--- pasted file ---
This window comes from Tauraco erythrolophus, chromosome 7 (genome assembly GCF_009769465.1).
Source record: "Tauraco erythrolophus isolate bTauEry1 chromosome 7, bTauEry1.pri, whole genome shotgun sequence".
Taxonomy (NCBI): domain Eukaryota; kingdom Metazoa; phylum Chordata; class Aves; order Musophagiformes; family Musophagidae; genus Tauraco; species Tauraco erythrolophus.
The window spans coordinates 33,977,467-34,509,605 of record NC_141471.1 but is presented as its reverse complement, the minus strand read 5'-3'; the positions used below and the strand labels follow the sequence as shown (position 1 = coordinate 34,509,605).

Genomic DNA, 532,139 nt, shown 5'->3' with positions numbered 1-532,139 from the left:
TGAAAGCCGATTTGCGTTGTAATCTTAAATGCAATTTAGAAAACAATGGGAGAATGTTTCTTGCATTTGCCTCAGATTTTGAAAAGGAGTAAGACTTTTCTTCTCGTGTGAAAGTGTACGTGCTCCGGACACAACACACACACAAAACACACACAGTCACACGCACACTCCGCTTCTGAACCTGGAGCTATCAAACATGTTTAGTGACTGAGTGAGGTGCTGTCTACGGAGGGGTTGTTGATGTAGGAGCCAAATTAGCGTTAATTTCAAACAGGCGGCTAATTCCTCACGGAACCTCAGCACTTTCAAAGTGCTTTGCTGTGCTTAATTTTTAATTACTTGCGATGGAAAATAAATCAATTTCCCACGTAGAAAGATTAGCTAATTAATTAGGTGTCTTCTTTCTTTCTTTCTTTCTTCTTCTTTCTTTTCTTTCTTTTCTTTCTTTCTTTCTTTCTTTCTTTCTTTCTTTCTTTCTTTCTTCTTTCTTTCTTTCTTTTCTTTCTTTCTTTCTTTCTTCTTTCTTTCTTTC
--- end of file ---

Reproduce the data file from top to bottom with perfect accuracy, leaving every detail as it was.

This window comes from Tauraco erythrolophus, chromosome 7 (genome assembly GCF_009769465.1).
Source record: "Tauraco erythrolophus isolate bTauEry1 chromosome 7, bTauEry1.pri, whole genome shotgun sequence".
Taxonomy (NCBI): domain Eukaryota; kingdom Metazoa; phylum Chordata; class Aves; order Musophagiformes; family Musophagidae; genus Tauraco; species Tauraco erythrolophus.
The window spans coordinates 33,977,467-34,509,605 of record NC_141471.1 but is presented as its reverse complement, the minus strand read 5'-3'; the positions used below and the strand labels follow the sequence as shown (position 1 = coordinate 34,509,605).

Genomic DNA, 532,139 nt, shown 5'->3' with positions numbered 1-532,139 from the left:
TGAAAGCCGATTTGCGTTGTAATCTTAAATGCAATTTAGAAAACAATGGGAGAATGTTTCTTGCATTTGCCTCAGATTTTGAAAAGGAGTAAGACTTTTCTTCTCGTGTGAAAGTGTACGTGCTCCGGACACAACACACACACAAAACACACACAGTCACACGCACACTCCGCTTCTGAACCTGGAGCTATCAAACATGTTTAGTGACTGAGTGAGGTGCTGTCTACGGAGGGGTTGTTGATGTAGGAGCCAAATTAGCGTTAATTTCAAACAGGCGGCTAATTCCTCACGGAACCTCAGCACTTTCAAAGTGCTTTGCTGTGCTTAATTTTTAATTACTTGCGATGGAAAATAAATCAATTTCCCACGTAGAAAGATTAGCTAATTAATTAGGTGTCTTCTTTCTTTCTTTCTTTCTTCTTCTTTCTTTTCTTTCTTTTCTTTCTTTCTTTCTTTCTTTCTTTCTTTCTTTCTTTCTTTCTTCTTTCTTTCTTTCTTTTCTTTCTTTCTTTCTTTCTTCTTTCTTTCTTTC